been on the team for all four years that he has been at North Central; he has started in 7 of 9 positions. Zvanovec vidual talents the Lord has given them in the events they choose to
has high hopes for this season. “This season we all have our sights on nationals. Last year was my first year not go- compete in.”
ing to the national tournament, and I am itching to get back.” Zvanovec went on to say, “the baseball team looks The first outdoor competition for the team is against Augustana Col-
great for this season. We have been practicing hard since the fall, and are ready to get started working on their lege in Rock Island, Illinois on Saturday, March 20.
goal to get to nationals.”
Phil Johnson, a senior youth development major stars as the basketball team’s captain and point guard.
Johnson shared with me one of his favorite moments from his career here at North Central. “I've been so spoiled
with my time here at North Central, so picking just one might be hard...it'll have to be when we won our Regional
championship game last year to go to nationals. It was such an exciting experience, and to do it on our home
court was awesome!” Johnson has spent each of his four years playing basketball for North Central. He has played UPCOMING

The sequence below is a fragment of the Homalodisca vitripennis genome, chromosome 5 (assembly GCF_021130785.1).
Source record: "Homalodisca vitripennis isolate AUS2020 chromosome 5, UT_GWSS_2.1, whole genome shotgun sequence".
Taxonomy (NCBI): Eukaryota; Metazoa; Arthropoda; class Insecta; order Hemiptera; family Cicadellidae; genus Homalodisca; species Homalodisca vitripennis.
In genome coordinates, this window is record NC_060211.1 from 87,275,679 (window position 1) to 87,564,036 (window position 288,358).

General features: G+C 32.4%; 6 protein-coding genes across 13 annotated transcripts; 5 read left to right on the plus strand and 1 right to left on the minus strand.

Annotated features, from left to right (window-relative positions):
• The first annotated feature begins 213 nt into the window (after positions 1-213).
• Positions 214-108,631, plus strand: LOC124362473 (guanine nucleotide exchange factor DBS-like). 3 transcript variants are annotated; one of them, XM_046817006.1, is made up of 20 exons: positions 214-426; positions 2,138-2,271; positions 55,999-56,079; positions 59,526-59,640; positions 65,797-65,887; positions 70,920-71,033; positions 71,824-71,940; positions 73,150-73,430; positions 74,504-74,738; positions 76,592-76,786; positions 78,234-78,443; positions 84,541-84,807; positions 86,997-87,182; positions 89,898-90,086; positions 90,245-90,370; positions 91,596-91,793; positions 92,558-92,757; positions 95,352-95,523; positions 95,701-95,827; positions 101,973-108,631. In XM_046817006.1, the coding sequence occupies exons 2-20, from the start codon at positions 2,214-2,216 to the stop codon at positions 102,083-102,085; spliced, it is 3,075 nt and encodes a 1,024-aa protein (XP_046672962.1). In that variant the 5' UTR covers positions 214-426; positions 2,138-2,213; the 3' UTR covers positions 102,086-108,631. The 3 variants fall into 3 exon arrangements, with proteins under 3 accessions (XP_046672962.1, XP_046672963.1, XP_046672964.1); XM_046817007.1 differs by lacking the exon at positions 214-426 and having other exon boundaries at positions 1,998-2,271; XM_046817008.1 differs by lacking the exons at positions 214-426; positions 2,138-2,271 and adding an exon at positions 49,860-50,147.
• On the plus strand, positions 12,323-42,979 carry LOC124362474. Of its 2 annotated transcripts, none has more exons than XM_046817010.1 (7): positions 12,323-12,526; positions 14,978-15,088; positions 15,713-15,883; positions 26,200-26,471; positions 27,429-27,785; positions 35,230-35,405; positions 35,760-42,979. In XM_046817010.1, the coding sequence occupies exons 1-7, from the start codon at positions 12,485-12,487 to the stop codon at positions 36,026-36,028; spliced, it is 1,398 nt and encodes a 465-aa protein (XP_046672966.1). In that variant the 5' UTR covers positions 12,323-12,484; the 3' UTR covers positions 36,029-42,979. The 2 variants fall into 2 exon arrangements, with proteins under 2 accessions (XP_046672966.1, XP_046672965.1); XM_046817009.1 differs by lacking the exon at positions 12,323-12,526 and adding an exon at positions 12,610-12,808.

under three different coaches in the four years that he was here, and yet when asked what he was most proud of
during his time here, he mentioned his coaches.
“The last two years have been an amazing experience. Coach High has done an amazing job building this pro-
EVENTS
gram to where it is, and it's only the beginning,” said Johnson. “It makes me proud to be a North Central basketball
player.” Come Support Your RAMS
Kristy Osters, intercultural studies major, has been a member of the North Central softball team through thick
and thin. Playing right field, Osters is “most proud of the relationships that she built, and the time that she has 3/6, 8 • Men’s Baseball vs Ozark Christian College • Joplin, MO
invested into the program.” Osters also has some great goals for this season.
“I want to have a better batting average, steal more bases, be a better defensive player and be a leader for the 3/9 • Men’s Baseball vs Ozark Christian College • McPherson, KS
new players.”
3/18-19 • Women’s Softball • Dome Tourney
All three seniors, Johnson, Osters and Zvanovec are serving their teams this year as captains. Best of luck to